Inaugural poem, invocation leave some underwhelmed
Yale University professor Elizabeth Alexander became only the fourth person to deliver a poem on Inauguration Day, but early reviews concluded that her contribution wont challenge the place in history of presidential poets Robert Frost and Maya Angelou.
In fact, some observers say it may come down to this: It just wasnt very captivating.
After all, the Associated Press described it as a grounded, non-topical summation and joining of minute details and infinite themes.
Erica Wagner, in the Times of London, summed up Praise Song for the Day thusly: unmemorable.
How do I know that for sure? Wagner asked online. Why, because I cant remember it. Two minutes after it was spoken I couldnt remember it.
Thats not to say her poem lacked flourishes that captured the symbolism of Obamas rise: Say it plain: that many have died for this day, Alexander wrote.The Los Angeles Times wasnt too keen on it, either, saying it failed to capture the days import. Relying on prosaic language Each day we go about our business, the poem opens, a strange sentiment for an occasion that, on so many levels, was not about business as usual.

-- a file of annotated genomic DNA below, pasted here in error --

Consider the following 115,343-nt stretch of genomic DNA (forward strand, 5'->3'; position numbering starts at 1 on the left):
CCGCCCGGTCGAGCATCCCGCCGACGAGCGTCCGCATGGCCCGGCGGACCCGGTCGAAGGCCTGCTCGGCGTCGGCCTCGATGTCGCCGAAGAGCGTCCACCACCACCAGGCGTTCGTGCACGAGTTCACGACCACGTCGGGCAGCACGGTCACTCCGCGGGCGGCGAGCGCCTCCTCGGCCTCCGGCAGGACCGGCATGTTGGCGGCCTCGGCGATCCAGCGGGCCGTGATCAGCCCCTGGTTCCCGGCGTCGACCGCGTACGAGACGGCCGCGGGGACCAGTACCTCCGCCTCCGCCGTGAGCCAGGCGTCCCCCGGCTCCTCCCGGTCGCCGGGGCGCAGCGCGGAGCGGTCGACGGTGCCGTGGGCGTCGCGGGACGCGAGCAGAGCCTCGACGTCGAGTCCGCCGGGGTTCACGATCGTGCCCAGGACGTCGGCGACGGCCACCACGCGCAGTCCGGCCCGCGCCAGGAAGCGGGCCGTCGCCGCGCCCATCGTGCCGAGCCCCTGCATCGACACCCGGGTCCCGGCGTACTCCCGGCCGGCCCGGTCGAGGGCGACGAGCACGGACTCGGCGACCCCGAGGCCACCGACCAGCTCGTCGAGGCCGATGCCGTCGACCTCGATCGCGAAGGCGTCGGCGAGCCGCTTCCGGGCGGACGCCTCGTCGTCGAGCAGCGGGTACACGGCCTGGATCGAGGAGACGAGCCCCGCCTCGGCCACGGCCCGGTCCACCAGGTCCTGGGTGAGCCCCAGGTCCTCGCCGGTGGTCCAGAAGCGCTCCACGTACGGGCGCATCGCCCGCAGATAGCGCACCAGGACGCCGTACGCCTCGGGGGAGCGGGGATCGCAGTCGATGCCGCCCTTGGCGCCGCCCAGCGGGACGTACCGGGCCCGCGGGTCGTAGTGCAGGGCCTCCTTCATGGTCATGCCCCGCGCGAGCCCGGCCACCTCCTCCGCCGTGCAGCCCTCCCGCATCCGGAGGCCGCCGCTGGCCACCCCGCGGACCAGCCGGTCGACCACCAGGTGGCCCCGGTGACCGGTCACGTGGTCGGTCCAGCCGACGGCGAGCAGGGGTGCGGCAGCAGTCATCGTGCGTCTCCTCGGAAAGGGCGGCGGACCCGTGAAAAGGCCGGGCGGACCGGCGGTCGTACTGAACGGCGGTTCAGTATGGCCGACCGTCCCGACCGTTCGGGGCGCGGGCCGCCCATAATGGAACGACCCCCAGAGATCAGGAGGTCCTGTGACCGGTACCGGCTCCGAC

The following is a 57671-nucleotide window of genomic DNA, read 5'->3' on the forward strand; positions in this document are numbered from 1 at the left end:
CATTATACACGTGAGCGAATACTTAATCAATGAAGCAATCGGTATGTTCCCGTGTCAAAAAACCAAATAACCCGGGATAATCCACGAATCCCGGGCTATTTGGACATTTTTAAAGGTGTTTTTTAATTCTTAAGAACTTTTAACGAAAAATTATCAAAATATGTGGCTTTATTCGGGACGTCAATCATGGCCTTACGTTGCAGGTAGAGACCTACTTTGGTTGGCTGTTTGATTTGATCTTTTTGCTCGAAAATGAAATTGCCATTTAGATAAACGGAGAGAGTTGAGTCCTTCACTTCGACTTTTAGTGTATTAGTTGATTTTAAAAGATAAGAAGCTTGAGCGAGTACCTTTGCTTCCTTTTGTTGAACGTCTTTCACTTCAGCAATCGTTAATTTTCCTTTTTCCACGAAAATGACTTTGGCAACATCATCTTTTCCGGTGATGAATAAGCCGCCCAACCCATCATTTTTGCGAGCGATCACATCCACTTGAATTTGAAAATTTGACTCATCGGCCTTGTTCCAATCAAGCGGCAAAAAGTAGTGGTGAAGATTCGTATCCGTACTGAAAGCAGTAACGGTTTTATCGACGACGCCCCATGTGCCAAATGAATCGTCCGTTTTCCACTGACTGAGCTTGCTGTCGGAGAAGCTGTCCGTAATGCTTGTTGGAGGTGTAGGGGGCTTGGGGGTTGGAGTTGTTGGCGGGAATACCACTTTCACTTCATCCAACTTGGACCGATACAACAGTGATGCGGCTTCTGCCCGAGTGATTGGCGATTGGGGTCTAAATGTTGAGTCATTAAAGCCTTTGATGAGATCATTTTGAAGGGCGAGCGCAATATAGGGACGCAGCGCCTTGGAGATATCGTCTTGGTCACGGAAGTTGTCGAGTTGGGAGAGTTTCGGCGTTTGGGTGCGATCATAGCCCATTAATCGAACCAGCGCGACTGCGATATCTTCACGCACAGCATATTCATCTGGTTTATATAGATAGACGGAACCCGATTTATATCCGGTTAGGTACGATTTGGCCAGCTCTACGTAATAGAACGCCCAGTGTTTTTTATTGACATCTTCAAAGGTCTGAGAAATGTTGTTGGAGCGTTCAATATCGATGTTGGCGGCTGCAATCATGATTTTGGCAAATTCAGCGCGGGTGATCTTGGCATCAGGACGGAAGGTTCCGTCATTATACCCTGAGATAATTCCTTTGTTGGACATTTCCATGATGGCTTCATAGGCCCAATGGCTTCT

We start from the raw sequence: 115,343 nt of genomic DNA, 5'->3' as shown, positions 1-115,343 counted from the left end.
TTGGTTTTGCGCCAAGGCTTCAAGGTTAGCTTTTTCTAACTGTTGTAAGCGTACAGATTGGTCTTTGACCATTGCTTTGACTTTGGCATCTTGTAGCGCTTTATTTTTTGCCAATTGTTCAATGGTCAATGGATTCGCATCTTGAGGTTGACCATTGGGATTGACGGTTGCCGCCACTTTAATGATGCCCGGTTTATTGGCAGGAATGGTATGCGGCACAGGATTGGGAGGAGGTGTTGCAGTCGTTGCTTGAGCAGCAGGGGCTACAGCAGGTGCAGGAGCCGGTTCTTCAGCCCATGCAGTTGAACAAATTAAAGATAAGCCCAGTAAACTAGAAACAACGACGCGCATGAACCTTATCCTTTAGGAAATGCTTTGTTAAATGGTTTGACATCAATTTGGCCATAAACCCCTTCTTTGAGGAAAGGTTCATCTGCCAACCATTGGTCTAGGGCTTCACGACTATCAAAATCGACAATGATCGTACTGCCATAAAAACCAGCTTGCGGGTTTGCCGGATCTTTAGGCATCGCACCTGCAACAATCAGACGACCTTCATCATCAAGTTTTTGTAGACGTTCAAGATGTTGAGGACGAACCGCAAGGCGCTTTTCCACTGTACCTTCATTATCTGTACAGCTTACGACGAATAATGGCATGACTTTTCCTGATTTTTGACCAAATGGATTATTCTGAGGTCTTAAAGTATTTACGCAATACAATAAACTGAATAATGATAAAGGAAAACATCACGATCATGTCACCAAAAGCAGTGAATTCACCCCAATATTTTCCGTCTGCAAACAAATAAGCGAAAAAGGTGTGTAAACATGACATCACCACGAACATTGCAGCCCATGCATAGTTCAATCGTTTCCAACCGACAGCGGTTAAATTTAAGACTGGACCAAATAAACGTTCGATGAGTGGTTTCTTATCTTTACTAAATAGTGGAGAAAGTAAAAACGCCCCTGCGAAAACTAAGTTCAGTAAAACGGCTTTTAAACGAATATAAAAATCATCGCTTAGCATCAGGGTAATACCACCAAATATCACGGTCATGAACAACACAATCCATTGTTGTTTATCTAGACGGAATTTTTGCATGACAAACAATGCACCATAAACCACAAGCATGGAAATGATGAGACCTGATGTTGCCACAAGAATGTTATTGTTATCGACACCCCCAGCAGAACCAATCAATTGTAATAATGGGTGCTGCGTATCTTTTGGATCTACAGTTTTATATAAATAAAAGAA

She had a tough act to follow, of course Obamas epoch-defining speech. Before that speech, the Rev. Rick Warren delivered the invocation. The California minister was a controversial choice because of views on homosexuality and abortion.
The author of The Purpose Driven Life struck strong inclusive tones. Dr. King and a great crowd of witnesses are shouting in heaven, Warren said.
His mere mention of King was enough to set some off.
First of all, how dare he even mention Martin Luther King. Second, those portions which were not direct quotes from scripture were a mess, said the liberal blogger D-Day. He got little more than polite applause and the complete mess he made of the invocation showed that what applause he got wasnt earned.